I just finished reading Mordant's Need (Man, those covers are dreadful; glad I've got the original editions). I've read it a time or two before, and there are a number of odd things about that.
The first was that I ever started the first book. I read it in high school, when I was an absolutely voracious reader of anything sci-fi or fantasy that I could get my hands on. What makes it odd, though, is that I had previously tried to read Donaldson's Thomas Covenant, and, despite being solidly in the target audience, just couldn't push my way through them. I tried four of the six books, and was only able to get through one of them by it being my last unread book on a plane flight.
And I wasn't exactly overwhelmed when I finally made it through that one. So I'm not at all sure why I picked up Mordant's Need at all. Nevertheless, I did.
But here I'm wondering about another thing, as to why I actually finished it. At the beginning of the book, the two main characters are a cipher and a bumbler. Generally, when I really enjoy a book, it comes from significantly identifying with (one of) the main character(s). But I can't figure out how I would have identified with either of them; I've never been clumsy, nor have I ever had a significant lack of self-confidence. I certainly couldn't understand Terisa's reaction to Master Eremis.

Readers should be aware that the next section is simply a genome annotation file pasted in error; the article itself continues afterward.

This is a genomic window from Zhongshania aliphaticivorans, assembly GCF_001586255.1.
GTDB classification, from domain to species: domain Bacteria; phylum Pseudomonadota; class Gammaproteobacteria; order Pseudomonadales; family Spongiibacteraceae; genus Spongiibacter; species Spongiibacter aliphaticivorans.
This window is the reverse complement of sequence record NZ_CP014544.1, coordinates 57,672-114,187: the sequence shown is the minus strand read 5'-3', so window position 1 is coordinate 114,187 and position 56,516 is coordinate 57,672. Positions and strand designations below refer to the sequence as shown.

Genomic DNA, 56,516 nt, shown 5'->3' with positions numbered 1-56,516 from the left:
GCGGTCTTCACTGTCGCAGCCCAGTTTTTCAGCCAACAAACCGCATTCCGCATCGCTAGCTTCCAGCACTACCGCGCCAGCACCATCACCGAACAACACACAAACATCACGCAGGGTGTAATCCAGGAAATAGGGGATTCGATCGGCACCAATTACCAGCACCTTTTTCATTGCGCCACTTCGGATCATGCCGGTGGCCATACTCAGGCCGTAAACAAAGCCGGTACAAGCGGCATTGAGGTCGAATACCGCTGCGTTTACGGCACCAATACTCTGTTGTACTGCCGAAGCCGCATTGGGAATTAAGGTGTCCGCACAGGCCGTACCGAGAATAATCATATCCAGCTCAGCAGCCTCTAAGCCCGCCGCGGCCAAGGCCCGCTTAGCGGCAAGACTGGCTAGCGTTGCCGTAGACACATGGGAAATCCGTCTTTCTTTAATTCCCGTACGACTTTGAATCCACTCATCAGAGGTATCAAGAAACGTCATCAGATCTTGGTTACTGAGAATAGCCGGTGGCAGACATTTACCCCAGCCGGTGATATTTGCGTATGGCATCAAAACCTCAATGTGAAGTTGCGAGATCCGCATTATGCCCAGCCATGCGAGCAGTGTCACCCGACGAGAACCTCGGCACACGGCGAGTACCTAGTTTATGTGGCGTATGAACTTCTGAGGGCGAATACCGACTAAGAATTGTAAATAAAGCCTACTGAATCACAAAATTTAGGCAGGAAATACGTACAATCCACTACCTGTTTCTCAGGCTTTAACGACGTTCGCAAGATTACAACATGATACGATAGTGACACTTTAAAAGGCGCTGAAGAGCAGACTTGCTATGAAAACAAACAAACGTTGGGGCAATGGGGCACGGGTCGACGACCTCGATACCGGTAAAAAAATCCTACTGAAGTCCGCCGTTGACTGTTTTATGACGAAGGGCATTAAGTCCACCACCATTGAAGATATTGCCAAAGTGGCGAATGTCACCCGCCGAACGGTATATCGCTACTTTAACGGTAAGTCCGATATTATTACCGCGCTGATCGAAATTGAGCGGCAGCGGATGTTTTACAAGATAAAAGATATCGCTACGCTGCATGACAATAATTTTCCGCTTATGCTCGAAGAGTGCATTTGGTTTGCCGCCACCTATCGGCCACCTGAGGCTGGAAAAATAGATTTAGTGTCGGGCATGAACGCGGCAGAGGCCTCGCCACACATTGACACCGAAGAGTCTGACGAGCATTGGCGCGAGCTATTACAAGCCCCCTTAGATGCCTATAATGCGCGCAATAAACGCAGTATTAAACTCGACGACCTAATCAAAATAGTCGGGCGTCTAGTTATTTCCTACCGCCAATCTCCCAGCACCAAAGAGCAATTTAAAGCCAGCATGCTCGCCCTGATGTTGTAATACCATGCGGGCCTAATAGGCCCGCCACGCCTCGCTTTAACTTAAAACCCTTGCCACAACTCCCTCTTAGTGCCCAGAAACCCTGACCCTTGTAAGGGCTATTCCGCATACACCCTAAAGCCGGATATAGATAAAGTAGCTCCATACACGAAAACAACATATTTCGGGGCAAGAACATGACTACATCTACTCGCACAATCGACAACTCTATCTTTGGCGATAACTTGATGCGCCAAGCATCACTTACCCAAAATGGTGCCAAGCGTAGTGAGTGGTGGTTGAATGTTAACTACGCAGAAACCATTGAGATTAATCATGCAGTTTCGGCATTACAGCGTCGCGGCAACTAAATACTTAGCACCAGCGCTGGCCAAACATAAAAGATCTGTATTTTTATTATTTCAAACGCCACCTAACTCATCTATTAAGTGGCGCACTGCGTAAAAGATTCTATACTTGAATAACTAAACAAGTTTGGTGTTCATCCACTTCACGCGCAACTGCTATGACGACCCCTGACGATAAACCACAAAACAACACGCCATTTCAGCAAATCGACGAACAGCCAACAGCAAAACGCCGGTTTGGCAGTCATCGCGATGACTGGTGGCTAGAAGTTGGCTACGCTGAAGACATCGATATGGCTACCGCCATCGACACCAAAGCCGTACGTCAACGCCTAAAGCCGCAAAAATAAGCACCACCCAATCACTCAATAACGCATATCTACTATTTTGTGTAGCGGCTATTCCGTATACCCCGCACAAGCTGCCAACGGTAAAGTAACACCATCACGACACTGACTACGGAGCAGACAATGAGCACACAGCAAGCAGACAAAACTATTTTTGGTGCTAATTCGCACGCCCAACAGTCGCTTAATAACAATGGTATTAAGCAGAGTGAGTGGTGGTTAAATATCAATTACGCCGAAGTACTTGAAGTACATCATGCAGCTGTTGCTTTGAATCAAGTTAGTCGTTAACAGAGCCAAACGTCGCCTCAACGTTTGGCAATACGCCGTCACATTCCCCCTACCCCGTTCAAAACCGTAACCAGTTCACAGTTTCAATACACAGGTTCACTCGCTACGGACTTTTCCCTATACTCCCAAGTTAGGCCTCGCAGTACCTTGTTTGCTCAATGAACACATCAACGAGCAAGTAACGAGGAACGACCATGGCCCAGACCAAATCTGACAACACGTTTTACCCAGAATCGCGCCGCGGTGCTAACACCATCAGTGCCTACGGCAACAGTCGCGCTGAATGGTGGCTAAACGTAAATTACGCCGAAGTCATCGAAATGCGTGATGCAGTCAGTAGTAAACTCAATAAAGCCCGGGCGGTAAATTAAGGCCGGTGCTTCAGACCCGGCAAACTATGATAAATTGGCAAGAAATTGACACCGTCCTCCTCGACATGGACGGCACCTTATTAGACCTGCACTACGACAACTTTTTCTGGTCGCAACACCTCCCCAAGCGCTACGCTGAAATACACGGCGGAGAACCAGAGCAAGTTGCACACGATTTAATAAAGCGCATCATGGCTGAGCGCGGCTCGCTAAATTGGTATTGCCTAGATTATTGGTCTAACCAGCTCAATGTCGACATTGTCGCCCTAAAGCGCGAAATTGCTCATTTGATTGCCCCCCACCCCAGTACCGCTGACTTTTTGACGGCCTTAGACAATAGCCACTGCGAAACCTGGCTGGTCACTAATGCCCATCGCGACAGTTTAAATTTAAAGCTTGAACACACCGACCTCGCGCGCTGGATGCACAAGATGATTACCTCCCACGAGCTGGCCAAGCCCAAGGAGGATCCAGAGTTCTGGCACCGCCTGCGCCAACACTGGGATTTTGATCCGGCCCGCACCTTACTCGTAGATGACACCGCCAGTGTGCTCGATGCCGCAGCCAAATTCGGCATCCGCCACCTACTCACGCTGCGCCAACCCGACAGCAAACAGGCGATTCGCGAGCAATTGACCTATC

And those seem like the defining characteristics of those two. And yet, they grow into intelligent, passionate people with purpose (one weakness of the books is that Geraden grows out of his clumsiness; I can't say as I've ever seen anyone manage to do that).
And while I can't understand Terisa's reaction to Eremis, the interaction between those two was quite amusing, finishing on quite the high note.
So despite all the hurdles in the way of me finishing the series, I have ended up doing so several times. And enjoyed the books each time.
Fortunately, I've waited long enough each time to forget the main reason for why the kingdom is in such peril until it became clear from the story. It would seriously spoil things, I think, to know in advance about the doddering old king.
The only real weakness I saw, was some tactical elements around the final battle. Terisa (or Geraden, come to think of it) could have used her powers to circumvent most of the biggest threats in that battle, without ever leaving their initial position there. And one or two details describing troop movements seemed... unlikely, to put it generously.
Still, I enjoyed the series again, as in the past.